1

Source: 11 mins 49 s juncture, Lecture 3-7 (transcription), ... How to Reason and Argue,
by Prof W Sinnott-Armstrong. Caution: My enumeration differs from the Prof's. For brevity, I abbreviate 'anything else that rattles when shaken' with definition 2 of the noun 'rattler'.

1. This box rattles when I shake it.
1.1. A box doesn't rattle when shaken if it contains only a sweater and not any other rattler.
Original: A box doesn't rattle when shaken if it contains only a sweater and not anything else that makes a rattling noise when shaken.
1.2. If this box contains a sweater, then it contains only a sweater, and doesn't contain any other rattler.
Original: If this box contains a sweater, then it contains only a sweater, and doesn't contain anything else that rattles when shaken.


2. So this box does not contain a sweater.

At the 9 mins 32 s juncture, the Prof did not introduce 1.3 yet (I inserted it above to save space, but apologise if it deceives). He explains that without 1.3, the argument is INVALID:

Well, no, for the same reason we saw before, because my wife might be a trickster who puts rocks around my sweater in the birthday present box, in order to fool me.
Then, the premises can be true, and the conclusion, false.

My question: Is the argument valid if we delete 1.1, and keep only and 1.2?

1

We have :

1) Is_a_box(a) and Rattles_when_shaken(a)

1.1) For_all(x) [ if Is_a_box(x), then (if Contains_only_a_sweater_and_nothing_else(x), then not Rattles_when_shaken(x)) ]

We apply Universal Instantiation with the term a to 1.1 getting :

2) if Is_a_box(a), then (if Contains_only_a_sweater_and_nothing_else(a), then not Rattles_when_shaken(a)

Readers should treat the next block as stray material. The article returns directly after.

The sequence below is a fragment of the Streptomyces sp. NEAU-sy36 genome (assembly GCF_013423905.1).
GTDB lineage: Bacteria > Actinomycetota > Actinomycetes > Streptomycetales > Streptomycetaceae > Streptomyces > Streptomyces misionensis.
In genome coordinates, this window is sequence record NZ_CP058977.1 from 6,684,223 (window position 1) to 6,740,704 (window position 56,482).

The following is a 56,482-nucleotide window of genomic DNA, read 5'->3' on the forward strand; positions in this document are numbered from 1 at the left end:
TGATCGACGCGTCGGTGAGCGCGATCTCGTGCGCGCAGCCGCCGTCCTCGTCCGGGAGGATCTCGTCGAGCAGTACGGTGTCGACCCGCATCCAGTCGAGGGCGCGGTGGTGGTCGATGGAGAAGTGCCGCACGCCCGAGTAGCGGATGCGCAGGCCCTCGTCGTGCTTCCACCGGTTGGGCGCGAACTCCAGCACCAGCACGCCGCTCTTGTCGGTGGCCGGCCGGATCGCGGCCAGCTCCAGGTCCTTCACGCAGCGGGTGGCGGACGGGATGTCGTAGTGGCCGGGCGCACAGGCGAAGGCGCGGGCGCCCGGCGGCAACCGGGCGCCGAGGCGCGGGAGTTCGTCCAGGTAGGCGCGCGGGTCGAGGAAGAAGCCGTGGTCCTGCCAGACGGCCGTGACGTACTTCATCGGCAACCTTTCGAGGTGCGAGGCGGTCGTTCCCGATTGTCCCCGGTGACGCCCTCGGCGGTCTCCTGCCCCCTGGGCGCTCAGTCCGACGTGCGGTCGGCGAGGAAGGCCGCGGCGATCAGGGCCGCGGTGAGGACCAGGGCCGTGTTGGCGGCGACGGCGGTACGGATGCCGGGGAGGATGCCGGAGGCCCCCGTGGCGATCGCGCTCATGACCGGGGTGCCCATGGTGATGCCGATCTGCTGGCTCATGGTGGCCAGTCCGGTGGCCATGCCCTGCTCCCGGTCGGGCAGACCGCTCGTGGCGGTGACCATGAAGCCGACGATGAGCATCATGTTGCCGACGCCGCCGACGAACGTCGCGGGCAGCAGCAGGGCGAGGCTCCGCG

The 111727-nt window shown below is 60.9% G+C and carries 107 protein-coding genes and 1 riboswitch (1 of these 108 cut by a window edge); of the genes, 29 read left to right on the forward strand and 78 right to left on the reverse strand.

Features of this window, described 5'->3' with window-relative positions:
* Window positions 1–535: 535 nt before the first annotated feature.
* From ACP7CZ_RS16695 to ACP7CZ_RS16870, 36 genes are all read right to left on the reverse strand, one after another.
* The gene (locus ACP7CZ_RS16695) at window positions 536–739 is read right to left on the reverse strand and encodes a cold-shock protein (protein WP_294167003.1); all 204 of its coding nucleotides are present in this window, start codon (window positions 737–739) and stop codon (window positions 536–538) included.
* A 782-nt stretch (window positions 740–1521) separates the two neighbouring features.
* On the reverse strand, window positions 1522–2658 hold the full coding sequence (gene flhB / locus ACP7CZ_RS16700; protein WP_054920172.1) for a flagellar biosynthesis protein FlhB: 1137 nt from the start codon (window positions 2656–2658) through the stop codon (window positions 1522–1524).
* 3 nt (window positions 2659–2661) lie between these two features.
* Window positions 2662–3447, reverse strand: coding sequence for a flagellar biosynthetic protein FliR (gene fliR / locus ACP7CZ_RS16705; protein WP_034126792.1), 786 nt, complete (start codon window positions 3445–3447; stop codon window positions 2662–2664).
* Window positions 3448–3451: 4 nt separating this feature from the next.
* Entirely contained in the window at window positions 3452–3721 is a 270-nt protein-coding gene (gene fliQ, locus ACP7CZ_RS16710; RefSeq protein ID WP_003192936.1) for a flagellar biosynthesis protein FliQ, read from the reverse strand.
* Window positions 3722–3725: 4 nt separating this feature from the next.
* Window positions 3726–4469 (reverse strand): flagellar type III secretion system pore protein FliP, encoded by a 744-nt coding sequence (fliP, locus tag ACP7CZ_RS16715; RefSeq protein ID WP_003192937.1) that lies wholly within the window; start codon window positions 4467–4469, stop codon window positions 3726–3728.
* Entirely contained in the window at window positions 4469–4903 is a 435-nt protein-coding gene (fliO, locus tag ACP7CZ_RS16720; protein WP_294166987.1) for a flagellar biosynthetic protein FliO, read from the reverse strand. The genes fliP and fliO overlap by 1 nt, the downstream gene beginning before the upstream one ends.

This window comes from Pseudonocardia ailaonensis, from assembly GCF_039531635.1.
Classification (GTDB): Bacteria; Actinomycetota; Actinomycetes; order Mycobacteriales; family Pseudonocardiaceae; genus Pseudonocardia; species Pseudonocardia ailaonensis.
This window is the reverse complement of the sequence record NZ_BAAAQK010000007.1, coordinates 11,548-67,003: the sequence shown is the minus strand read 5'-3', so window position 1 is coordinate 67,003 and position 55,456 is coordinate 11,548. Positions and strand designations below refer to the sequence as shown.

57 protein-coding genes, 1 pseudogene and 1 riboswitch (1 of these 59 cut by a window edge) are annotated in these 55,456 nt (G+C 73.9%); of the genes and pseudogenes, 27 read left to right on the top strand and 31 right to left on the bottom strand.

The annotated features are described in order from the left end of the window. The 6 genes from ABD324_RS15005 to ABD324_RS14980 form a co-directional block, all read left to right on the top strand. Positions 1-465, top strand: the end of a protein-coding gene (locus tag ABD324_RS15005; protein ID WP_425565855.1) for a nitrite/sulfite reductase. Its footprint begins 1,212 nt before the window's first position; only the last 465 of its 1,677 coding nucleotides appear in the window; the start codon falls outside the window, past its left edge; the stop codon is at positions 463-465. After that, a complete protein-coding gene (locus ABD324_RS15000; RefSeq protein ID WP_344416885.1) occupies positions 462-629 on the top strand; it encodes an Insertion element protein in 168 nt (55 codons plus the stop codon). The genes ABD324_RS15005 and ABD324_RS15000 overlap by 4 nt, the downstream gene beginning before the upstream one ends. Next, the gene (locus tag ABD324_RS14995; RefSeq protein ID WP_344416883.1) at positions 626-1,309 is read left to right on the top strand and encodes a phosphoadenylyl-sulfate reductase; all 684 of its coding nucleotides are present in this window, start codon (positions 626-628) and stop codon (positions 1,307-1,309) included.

from 1) by Simplification (or conjunction elimination) we derive :

3.1) Is_a_box(a)

and

3.2) Rattles_when_shaken(a)

with 3.1 and 2, by modus ponens, we derive :

4) if Contains_only_a_sweater_and_nothing_else(a), then not Rattles_when_shaken(a)

from 4 by Contraposition (with double negation) we derive :

5) if Rattles_when_shaken(a), then not Contains_only_a_sweater_and_nothing_else(a)

from 3.2 and 5, again by modus ponens, we conclude with :

not Contains_only_a_sweater_and_nothing_else(a).

But the denial of : "the box does not contain only a sweater and nothing else" (using De Morgan) is :

"either the box a does not contain a swater, or it contain a sweater and something else".


Thus, in order to conclude with :

the box a does not contain a sweater

we need an additional premise, in order to apply Disjunctive syllogism to the disjunction :

either the box a does not contain a swater, or it contain a sweater and something else.

This additional premise must be the denial of :

the box a does contain a sweater and something else;

the negation of (p∧q) is (¬p ∨ ¬q) as well as (p → ¬q), and thus the additional premise must be :

if the box a does contain a sweater, then it does not contain something else

that is 1.2 above.

Your Answer

By clicking “Post Your Answer”, you agree to our terms of service, privacy policy and cookie policy

Not the answer you're looking for? Browse other questions tagged or ask your own question.